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Week 20 Exam Notes

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PSYC 100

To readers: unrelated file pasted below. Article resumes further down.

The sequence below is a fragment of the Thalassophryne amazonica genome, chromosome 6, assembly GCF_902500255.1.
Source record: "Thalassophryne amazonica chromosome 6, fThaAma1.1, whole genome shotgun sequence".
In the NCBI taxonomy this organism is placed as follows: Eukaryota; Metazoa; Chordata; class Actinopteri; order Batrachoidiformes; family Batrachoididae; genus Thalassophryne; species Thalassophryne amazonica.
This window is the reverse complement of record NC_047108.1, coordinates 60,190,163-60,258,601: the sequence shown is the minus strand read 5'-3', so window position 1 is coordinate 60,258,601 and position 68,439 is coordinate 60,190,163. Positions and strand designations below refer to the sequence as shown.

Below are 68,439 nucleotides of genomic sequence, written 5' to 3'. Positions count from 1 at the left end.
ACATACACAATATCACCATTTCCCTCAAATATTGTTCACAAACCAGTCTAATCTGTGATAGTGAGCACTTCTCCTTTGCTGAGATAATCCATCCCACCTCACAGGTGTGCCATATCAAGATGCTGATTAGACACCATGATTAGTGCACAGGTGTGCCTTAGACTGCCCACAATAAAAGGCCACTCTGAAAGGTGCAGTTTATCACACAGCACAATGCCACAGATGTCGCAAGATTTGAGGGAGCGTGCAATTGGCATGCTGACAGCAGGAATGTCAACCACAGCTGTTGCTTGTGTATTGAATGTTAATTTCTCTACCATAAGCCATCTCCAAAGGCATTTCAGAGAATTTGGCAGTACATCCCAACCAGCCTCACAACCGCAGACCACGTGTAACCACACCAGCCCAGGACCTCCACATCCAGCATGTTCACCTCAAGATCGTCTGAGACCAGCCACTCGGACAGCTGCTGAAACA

MOTIVATION AND EMOTION • Motivation: group of phenomena that affect the nature, strength and persistence of individual’s behaviour o Desires, needs and interests that arouse and activate an organism to move towards a specific goal • Intrinsic Motivation: motives that result from an internal need • Extrinsic Motivation: motives based on getting a reward or avoiding an unpleasant consequence (external desire) • Olds and Milner o Showed that electrical stimulation of the brain could be reinforcing to rats o Rats quickly learned that pressing a lever delivered a brief electrical current to their brain o Stimulation of certain brain areas activates the same system that is activated by natural reinforcers and by drugs people abuse o All reinforcing stimuli trigger the release of dopamine in the brain o Neural reward centres in the brain are:  Medial forebrain bundle  Nucleus accumbens of the basal ganglia • We have physiological mechanisms that detect imbalances in needs o Regulatory behaviours: bring physiological conditions back to normal o Homeostasis: way in which physiological characteristics are maintained at their optimum level o Deficits/imbalances motivate us to perform appropriate regulatory behaviours • Regulatory system has four essential features: o System variable – what is being regulated o Set point – optimum value of the system o Detector – monitors the value of the system variable o Correctional mechanism – restores the system variable to the set point • Negative feedback – effect produced by an action serves to diminish or terminate that action • Drive theory: motivated behaviour results from an internal drive o A drive is a response to some need o Reduction of drive is reinforcing – want to maintain ourselves at an optimal level of performance (homeostasis) • Problems with Drive Theory: o Many motivated behaviours cannot be explained by drive theory o Drive is almost impossible to measure o Many events that we experience as reinforcing are also drive increasing • Difference between drive theory and the incentive model o Incentive model – behaviour is to experience a reward o Drive theory – behaviour is to reduce internal drive • Optimum-level Theory: o Organisms will perform behaviour that restores the level of arousal to an optimum level o When arousal level is too high, less stimulation is reinforcing o When arousal is too low, more stimulation is desired • Two types of exploration o Diversive exploration: response to under stimulation that increases the diversity of the stimuli that the organism interacts with o Specific exploration: response to overstimulation that leads to the needed item • Perseverance: tendency to continue to perform a behaviour even when it is not being reinforced • Intermittent Reinforcement: o Behaviour acquired through intermittent reinforcement is more resistant to extinction that behaviour acquired with continuous reinforcement o Succeeding after several failures causes the learner to keep trying after many failures • Overjustification Hypothesis o Using extrinsic rewards to motivate intrinsically motivated behaviour will weaken target behaviour o Using extrinsic rewards shift the motivation from intrinsic to extrinsic, producing a loss of intrinsic behaviour • Achievement motivation o Outcome expectations – how much do we want the outcome o Efficacy expectations – can we actually carry out the behaviour in order to get the outcome o Efficacy is a better motivator than outcome  Stable ability – ou
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